Side By Side: Selected Lyrics
Robert Wyatt & Alfie Benge
Faber & Faber Hbk 204pp
Side By Side
is a beautiful testament to Robert Wyatt and Alfie Benge's relationship, both as husband and wife, and as artistic collaborators. Featuring paintings and sketches alongside the lyrics, this is a much richer experience than your standard lyrics collection. Benge, writes Wyatt in his introduction, is "at the heart of everything I've done since the mid-1970s... We live and work side by side." Her artwork gave Wyatt's solo albums their visual identity, and from 1982 onwards, she contributed many of the lyrics for his songs.
Fittingly, Wyatt's career as a singer-songwriter is bookended by two of the great relationship songs, "Sea Song" and "Just As You Are". The former, from 1974's
, is a declaration of love that's all the more moving for its honesty. Wyatt begins with a dreamlike vision of Alfie as a sea creature, "partly fish, partly porpoise, partly baby sperm whale
". She astonishes him, but a note of uncertainly creeps in as he struggles to reconcile the romantic ideal with the everyday reality of a relationship: "I can't understand the different you, in the morning when it's time to play at being human for a while
". Yet he knows that their love is worth it, telling Alfie, "Your madness fits in nicely with my own
Benge's "Just As You Are", from 2007's Comicopera
, was written when Wyatt's drinking had become a serious problem. As she writes, "I was unsure if I could put up with life with a permanent drunk." In her part of the song, voiced on the record by Monica Vasconcelos, Benge wonders whether she should leave
Wyatt or accept his flaws. She adds a response from Wyatt's perspective, in which he acknowledges his addiction while reiterating his unconditional love. There's no pat resolution, but Wyatt sought help and has been sober for many years.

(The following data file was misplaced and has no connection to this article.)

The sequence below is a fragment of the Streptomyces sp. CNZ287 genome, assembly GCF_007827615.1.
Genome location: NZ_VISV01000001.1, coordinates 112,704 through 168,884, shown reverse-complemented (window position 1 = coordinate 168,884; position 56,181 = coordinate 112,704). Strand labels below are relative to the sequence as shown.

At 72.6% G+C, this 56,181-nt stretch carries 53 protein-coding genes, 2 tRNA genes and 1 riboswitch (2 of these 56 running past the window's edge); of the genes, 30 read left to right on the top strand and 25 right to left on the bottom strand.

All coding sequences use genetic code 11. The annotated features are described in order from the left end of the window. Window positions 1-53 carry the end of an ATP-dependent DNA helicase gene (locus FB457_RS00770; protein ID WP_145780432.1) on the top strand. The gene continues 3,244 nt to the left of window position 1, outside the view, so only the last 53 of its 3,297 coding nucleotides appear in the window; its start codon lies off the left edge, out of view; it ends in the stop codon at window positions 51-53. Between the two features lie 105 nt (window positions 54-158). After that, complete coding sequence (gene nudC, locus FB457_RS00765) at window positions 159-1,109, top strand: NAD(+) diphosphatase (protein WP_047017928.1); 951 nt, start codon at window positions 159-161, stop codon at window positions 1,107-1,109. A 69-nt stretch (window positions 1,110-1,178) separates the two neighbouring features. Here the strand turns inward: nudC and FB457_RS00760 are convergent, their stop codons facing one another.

These songs are snapshots of an ongoing conversation. Benge responds to "Sea Song" with a cartoon strip. His "alcodelic dreamscapes" are affectionately transplanted to the domestic realm, with the couple sitting in the bath and staring out of windows. This isn't to suggest that Benge is the realist to Wyatt's surrealist - her Rock Bottom
artwork realises his aquatic visions in teeming seabeds and swimmers who vibrate with colour. While her lyrics are more observational, they have an imagist charge suggestive of William Carlos Williams at his most empathetic. Take "December", with its
Senegalese trinket seller roaming Spanish beaches to make money to send back home. On one level it's a simple human story, yet it's deeply informed by Benge and Wyatt's socialism and internationalism.
Wyatt's political songs of the 1980s remain remarkably pertinent. We're living with the consequences of the neoliberal individualism he skewers in "The Age Of Self", and the American imperialism he depicts in "Amber & The Amberines". His and Benge's War On Terror era songs are equally powerful, from the chilling "Out Of The Blue" to the deeply touching "Lullaby For Hamza". These songs bear witness and express solidarity - they never patronise or hector. They're also beautiful works of art, embodying Brecht's motto: "In the dark times, will there also be singing? Yes, there will also be singing. About the dark times."